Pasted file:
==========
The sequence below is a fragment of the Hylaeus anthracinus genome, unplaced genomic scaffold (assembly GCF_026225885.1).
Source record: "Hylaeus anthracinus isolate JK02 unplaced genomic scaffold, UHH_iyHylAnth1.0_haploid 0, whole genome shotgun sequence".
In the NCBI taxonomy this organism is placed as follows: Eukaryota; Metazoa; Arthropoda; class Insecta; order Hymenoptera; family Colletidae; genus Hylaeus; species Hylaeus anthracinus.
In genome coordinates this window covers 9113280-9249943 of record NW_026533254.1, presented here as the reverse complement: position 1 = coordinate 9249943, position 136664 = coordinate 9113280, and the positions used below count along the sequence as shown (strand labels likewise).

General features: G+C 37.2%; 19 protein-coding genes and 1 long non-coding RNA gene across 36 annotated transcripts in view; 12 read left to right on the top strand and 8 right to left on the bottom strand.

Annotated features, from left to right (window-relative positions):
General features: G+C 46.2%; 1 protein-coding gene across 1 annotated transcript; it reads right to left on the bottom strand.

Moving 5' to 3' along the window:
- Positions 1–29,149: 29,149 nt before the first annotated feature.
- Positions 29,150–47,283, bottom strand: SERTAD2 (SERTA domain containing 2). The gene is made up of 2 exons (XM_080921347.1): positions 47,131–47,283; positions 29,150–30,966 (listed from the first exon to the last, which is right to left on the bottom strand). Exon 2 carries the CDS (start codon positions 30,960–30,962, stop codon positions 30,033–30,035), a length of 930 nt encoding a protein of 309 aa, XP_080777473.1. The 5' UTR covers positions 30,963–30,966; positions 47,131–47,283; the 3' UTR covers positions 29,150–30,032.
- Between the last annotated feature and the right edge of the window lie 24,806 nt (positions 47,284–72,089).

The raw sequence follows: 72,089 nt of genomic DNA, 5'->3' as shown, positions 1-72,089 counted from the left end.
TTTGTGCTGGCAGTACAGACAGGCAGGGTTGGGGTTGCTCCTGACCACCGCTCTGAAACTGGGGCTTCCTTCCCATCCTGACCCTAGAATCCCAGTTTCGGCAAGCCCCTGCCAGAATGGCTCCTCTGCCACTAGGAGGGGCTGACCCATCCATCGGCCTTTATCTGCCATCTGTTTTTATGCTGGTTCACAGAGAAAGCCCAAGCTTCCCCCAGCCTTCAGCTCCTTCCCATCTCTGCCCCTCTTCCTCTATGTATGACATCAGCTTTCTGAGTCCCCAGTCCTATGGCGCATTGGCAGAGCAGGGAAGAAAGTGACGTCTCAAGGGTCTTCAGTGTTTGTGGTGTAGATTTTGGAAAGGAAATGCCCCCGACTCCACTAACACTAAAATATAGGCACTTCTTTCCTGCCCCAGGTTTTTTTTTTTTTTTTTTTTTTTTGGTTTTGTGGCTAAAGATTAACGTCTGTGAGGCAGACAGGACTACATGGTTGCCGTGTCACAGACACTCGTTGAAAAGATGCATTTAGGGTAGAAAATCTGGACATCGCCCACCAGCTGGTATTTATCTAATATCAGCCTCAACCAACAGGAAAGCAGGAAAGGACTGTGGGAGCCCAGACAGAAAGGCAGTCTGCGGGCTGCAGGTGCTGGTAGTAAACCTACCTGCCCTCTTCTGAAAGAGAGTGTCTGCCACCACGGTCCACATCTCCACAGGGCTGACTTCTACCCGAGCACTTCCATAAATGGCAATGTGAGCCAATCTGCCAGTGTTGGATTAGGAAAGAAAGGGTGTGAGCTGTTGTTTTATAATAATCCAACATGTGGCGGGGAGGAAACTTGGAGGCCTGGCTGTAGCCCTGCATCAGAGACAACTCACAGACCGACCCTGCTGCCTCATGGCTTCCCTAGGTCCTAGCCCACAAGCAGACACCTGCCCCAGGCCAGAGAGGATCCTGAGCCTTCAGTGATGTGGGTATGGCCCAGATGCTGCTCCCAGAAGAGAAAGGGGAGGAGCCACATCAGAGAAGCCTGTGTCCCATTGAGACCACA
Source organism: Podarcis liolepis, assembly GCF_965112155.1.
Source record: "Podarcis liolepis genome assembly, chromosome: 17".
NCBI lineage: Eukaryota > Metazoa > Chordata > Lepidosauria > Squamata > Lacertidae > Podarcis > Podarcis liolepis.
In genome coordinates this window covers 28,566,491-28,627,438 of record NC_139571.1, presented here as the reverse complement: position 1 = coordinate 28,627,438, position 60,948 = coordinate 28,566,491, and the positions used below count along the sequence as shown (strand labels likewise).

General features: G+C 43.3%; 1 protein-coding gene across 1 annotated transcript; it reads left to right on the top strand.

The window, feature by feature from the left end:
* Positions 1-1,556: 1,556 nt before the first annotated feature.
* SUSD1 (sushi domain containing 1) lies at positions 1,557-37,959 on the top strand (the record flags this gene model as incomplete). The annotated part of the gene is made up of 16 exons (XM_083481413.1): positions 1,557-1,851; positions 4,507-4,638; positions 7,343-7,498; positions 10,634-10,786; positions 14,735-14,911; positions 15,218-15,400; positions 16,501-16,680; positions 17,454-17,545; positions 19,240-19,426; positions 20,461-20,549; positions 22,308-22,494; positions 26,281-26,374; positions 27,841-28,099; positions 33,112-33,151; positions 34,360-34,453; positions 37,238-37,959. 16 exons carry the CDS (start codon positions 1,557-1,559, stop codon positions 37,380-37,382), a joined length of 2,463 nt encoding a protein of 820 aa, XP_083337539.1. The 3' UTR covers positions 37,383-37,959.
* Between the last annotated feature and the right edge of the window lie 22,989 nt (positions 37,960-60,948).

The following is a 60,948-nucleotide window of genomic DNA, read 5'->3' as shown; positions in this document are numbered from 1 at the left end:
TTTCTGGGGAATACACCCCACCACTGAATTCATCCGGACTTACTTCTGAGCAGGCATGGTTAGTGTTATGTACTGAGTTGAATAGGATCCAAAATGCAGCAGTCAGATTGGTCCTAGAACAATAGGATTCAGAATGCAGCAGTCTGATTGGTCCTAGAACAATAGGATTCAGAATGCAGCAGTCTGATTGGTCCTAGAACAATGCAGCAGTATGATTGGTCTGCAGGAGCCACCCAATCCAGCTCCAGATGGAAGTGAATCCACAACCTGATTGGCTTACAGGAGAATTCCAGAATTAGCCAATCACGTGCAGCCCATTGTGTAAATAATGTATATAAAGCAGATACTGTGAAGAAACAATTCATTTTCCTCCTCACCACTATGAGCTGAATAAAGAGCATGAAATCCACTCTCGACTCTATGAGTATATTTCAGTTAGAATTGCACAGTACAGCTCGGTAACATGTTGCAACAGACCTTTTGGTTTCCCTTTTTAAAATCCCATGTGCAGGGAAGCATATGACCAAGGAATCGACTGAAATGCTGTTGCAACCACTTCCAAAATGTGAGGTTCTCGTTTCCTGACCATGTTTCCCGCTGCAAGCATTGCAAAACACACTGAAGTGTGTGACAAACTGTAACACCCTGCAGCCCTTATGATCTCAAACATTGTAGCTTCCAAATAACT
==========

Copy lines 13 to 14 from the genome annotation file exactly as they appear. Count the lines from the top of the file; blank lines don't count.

TTTGTGCTGGCAGTACAGACAGGCAGGGTTGGGGTTGCTCCTGACCACCGCTCTGAAACTGGGGCTTCCTTCCCATCCTGACCCTAGAATCCCAGTTTCGGCAAGCCCCTGCCAGAATGGCTCCTCTGCCACTAGGAGGGGCTGACCCATCCATCGGCCTTTATCTGCCATCTGTTTTTATGCTGGTTCACAGAGAAAGCCCAAGCTTCCCCCAGCCTTCAGCTCCTTCCCATCTCTGCCCCTCTTCCTCTATGTATGACATCAGCTTTCTGAGTCCCCAGTCCTATGGCGCATTGGCAGAGCAGGGAAGAAAGTGACGTCTCAAGGGTCTTCAGTGTTTGTGGTGTAGATTTTGGAAAGGAAATGCCCCCGACTCCACTAACACTAAAATATAGGCACTTCTTTCCTGCCCCAGGTTTTTTTTTTTTTTTTTTTTTTTTGGTTTTGTGGCTAAAGATTAACGTCTGTGAGGCAGACAGGACTACATGGTTGCCGTGTCACAGACACTCGTTGAAAAGATGCATTTAGGGTAGAAAATCTGGACATCGCCCACCAGCTGGTATTTATCTAATATCAGCCTCAACCAACAGGAAAGCAGGAAAGGACTGTGGGAGCCCAGACAGAAAGGCAGTCTGCGGGCTGCAGGTGCTGGTAGTAAACCTACCTGCCCTCTTCTGAAAGAGAGTGTCTGCCACCACGGTCCACATCTCCACAGGGCTGACTTCTACCCGAGCACTTCCATAAATGGCAATGTGAGCCAATCTGCCAGTGTTGGATTAGGAAAGAAAGGGTGTGAGCTGTTGTTTTATAATAATCCAACATGTGGCGGGGAGGAAACTTGGAGGCCTGGCTGTAGCCCTGCATCAGAGACAACTCACAGACCGACCCTGCTGCCTCATGGCTTCCCTAGGTCCTAGCCCACAAGCAGACACCTGCCCCAGGCCAGAGAGGATCCTGAGCCTTCAGTGATGTGGGTATGGCCCAGATGCTGCTCCCAGAAGAGAAAGGGGAGGAGCCACATCAGAGAAGCCTGTGTCCCATTGAGACCACA
Source organism: Podarcis liolepis, assembly GCF_965112155.1.